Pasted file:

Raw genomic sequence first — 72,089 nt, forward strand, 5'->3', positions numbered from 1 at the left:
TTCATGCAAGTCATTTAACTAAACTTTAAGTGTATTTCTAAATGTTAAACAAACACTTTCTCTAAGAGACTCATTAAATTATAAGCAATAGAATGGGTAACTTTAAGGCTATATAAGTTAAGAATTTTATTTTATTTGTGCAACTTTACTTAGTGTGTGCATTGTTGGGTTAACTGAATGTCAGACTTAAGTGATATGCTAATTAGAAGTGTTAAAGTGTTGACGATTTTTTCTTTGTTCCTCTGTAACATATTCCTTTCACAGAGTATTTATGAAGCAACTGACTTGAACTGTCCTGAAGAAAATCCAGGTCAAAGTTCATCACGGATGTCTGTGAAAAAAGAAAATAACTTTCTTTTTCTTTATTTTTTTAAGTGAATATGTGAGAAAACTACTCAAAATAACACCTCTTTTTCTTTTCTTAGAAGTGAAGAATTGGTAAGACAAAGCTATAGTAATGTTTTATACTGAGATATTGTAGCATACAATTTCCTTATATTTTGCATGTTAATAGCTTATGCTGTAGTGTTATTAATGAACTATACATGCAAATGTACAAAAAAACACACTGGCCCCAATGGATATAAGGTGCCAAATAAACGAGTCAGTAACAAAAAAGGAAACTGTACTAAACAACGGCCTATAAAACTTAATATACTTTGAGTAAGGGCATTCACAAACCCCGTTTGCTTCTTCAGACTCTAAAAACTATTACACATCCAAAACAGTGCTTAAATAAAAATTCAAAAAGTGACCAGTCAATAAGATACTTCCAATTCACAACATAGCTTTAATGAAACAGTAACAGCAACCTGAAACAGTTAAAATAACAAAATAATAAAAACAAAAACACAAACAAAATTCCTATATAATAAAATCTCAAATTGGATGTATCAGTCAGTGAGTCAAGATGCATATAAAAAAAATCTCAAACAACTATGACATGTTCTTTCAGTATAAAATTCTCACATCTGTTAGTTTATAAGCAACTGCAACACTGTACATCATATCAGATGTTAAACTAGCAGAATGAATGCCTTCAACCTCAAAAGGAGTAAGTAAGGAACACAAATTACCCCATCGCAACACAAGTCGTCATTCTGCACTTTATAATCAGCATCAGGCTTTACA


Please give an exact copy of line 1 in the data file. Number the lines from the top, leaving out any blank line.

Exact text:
Raw genomic sequence first — 72,089 nt, forward strand, 5'->3', positions numbered from 1 at the left: